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Local bonding requests could amount to $110M

Local bonding requests could amount to $110M

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Voters in Helena and within the Helena School District could face more than $110 million in requests for bonding this year.

The Lewis and Clark County Commission is moving forward with plans for a new detention center, as the existing facility is overcrowded.

A preliminary design has come in at nearly $40 million, although this figure is anticipated to be refined as more detailed plans are prepared. Those plans are slated for unveiling this month.

The county wants to have the detention center bond issue on the November ballot.

Representatives of the school district met with city and county officials on Thursday to explain their plans for a ballot issue in June to fund more than $73 million in improvements to schools and how constructing two new high schools fits into this plan.

The school district bond options, as outlined in a handout from Superintendent Kent Kultgen, calls for $73,721,746 that included placing modular classrooms at the Central School site and making repairs to the Seventh Avenue gym so it could be used as a gym and cafeteria.

The lower figure for a school district bond was $73,013,506, which addressed needs at Lincoln School including a stand-alone technology lab.

“We need an end-of-January decision to move forward,” Kultgen said of the timetable for the school district to decide on a bond.

A decision at this point would allow for the time needed for a campaign as well as meet the statutory requirements for ballot issues, he explained.

If a school district committee comes to an agreement when it meets later this month, its recommendation would then go to the school board for a decision, Kultgen said.

Ellen Feaver, a member of the school board, stressed the need for improvements and said, “We have some pretty decrepit schools right now.”

Some of the conditions in schools, she added “are pretty appalling.”

Thursday’s dialogue between the school district and the two local governments came after the city commission met on Wednesday to discuss what building regulations might apply to repairs or renovation to Central School.

Until the school district provides specific plans for the building, it’s unclear what building codes would apply, City Manager Ron Alles said after the meeting.

“They’ve got to put detailed plans together,” he said. “We need something like that before we can decide with the school district which code is appropriate.”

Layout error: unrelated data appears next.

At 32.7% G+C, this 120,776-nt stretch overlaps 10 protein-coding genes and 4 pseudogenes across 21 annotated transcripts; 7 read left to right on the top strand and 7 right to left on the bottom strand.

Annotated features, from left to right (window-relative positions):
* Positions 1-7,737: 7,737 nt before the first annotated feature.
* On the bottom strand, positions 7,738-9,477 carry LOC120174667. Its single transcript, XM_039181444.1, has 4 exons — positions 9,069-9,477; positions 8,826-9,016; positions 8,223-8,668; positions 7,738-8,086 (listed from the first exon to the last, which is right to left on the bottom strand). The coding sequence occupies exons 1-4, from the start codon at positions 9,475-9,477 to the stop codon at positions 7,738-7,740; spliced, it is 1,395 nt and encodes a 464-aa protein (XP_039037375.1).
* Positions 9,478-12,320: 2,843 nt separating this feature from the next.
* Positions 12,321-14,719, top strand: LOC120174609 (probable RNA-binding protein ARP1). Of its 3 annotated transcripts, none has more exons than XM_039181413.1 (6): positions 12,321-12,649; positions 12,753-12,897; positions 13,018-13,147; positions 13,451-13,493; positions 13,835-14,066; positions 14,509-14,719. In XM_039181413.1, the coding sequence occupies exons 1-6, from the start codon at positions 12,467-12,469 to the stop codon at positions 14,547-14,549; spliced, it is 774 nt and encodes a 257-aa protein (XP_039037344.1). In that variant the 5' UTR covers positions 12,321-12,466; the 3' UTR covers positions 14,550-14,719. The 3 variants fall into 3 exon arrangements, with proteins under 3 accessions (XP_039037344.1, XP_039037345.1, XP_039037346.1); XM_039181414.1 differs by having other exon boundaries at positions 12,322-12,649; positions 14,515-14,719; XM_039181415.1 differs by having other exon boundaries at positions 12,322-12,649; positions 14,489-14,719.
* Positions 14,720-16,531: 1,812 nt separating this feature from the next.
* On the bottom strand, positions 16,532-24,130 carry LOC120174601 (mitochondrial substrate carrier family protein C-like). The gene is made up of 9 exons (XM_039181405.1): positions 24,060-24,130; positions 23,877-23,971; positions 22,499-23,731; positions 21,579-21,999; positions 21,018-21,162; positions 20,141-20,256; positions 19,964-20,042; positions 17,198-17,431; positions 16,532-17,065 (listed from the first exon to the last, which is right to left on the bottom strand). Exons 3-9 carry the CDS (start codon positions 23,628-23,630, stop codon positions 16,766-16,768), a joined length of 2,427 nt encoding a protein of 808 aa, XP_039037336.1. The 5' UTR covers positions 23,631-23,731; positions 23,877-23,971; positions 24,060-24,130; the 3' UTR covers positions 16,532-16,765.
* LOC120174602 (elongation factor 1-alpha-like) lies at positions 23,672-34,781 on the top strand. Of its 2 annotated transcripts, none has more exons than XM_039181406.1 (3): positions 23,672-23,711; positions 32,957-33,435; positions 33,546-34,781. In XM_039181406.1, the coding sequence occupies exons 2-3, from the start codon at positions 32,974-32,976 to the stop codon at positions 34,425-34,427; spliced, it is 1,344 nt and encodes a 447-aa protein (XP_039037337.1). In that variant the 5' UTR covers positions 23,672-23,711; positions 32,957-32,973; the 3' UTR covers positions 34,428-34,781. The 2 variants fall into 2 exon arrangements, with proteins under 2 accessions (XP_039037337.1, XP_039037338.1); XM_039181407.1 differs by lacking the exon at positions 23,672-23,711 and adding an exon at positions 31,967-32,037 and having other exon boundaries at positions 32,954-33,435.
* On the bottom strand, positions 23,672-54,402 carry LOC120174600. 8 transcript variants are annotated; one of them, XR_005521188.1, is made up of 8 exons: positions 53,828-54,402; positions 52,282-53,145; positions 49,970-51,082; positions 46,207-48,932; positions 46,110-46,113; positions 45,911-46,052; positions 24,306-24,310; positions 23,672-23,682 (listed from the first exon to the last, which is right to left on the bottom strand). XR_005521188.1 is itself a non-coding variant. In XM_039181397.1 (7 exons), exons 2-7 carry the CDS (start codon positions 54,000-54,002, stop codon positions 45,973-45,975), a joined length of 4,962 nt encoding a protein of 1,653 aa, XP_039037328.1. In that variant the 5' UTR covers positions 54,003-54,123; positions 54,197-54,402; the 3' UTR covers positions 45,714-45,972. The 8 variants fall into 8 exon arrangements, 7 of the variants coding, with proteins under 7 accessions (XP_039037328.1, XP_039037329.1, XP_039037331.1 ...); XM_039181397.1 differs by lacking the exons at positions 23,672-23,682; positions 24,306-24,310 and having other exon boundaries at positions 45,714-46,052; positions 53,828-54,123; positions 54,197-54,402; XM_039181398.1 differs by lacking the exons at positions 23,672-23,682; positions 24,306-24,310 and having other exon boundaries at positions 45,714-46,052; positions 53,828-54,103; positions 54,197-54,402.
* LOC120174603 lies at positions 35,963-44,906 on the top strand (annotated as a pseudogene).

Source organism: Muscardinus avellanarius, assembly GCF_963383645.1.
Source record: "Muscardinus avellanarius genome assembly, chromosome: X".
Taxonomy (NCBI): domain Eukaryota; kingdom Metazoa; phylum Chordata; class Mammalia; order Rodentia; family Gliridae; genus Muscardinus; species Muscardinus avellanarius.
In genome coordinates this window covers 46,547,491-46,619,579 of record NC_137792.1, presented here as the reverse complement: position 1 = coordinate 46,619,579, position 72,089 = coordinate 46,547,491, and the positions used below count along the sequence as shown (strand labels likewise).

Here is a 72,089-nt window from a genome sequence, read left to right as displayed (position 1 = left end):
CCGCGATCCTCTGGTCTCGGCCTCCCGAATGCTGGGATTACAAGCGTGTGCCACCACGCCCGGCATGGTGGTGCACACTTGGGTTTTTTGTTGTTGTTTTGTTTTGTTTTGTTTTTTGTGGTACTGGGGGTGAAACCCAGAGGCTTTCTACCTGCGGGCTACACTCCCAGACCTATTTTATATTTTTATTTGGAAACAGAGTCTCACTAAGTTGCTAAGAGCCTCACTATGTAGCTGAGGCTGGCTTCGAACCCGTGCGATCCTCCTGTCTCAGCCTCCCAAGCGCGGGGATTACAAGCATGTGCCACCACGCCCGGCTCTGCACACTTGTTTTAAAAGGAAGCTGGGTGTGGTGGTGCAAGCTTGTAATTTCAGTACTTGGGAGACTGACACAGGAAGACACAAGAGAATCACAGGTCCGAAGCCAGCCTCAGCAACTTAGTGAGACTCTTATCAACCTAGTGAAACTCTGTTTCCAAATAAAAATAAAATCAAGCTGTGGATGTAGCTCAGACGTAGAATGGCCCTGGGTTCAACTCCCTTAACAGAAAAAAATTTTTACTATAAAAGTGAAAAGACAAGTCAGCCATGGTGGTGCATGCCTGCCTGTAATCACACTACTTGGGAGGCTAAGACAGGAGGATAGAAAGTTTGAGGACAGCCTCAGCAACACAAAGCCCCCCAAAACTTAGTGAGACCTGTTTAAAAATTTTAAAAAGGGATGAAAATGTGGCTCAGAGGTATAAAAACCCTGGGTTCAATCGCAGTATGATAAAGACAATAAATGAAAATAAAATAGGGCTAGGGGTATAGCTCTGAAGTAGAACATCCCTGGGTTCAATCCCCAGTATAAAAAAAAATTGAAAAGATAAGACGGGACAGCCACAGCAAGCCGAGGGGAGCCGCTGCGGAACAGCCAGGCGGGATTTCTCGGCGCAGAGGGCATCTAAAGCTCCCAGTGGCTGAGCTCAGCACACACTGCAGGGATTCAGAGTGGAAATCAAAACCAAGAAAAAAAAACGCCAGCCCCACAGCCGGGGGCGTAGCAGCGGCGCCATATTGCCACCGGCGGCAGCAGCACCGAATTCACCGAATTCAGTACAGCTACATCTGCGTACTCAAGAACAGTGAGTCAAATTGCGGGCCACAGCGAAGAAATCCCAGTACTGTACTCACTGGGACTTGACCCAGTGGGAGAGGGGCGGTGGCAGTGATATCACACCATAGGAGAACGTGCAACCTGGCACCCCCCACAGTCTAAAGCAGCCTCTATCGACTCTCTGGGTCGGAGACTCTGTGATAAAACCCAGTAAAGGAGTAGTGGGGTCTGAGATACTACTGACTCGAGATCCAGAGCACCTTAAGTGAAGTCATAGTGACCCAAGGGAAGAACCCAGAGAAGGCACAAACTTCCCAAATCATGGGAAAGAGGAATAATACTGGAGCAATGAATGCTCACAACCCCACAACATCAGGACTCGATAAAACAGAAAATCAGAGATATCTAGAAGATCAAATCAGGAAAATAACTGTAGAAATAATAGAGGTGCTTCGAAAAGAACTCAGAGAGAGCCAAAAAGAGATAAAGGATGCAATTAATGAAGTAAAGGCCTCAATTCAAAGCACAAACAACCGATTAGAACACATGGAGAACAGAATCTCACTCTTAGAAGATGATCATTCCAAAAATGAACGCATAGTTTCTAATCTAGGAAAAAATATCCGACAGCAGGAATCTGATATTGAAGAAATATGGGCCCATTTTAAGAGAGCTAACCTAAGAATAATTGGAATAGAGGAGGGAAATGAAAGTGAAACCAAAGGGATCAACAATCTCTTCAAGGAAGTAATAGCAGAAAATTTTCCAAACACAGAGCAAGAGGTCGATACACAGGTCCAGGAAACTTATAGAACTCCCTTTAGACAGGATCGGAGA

Depending on what work is proposed, that would determine whether other improvements must be made to meet the federal Americans with Disabilities Act, he said.

Work to address only seismic and structural issues may not trigger ADA-mandated improvements, Alles said, although the district may be faced with community pressure to implement those for greater accessibility.

Central School was declared unsafe in March 2013 after an engineering report warned of significant dangers to the building from an earthquake. The building has been closed since then.

School district officials have anguished and faced intense public criticism as they wrestled with the idea of demolishing the historic building. Demolition of the building, because of its historic status, would require approval from the city commission.

“It’s still in conversation what we’re going to do with Central, the building of Central,” Kultgen said.

City Commissioner Katherine Haque-Hausrath noted the community’s concerns with Central School and said during Thursday’s meeting that the district needs to present the city with a plan for the building.

She also suggested the school district include money in a June bond issue for repairs to Central School so the building could be repurposed.

The overall plan for the school district calls for two new high schools, although no locations have been announced. The existing high schools would then be renovated to become middle schools. The existing middle school buildings would then be renovated to accommodate students in grades kindergarten through fifth grade.

A request for proposals would bring in a Realtor to help the school district address school buildings that in eight to 10 years would no longer be used, Kultgen said.

The community and school district needs to have that conversation on what will happen to those buildings, he added.

Al Knauber can be reached at al.knauber@helenair.com

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I am a staff writer at the Independent Record covering primarily city and county governments.

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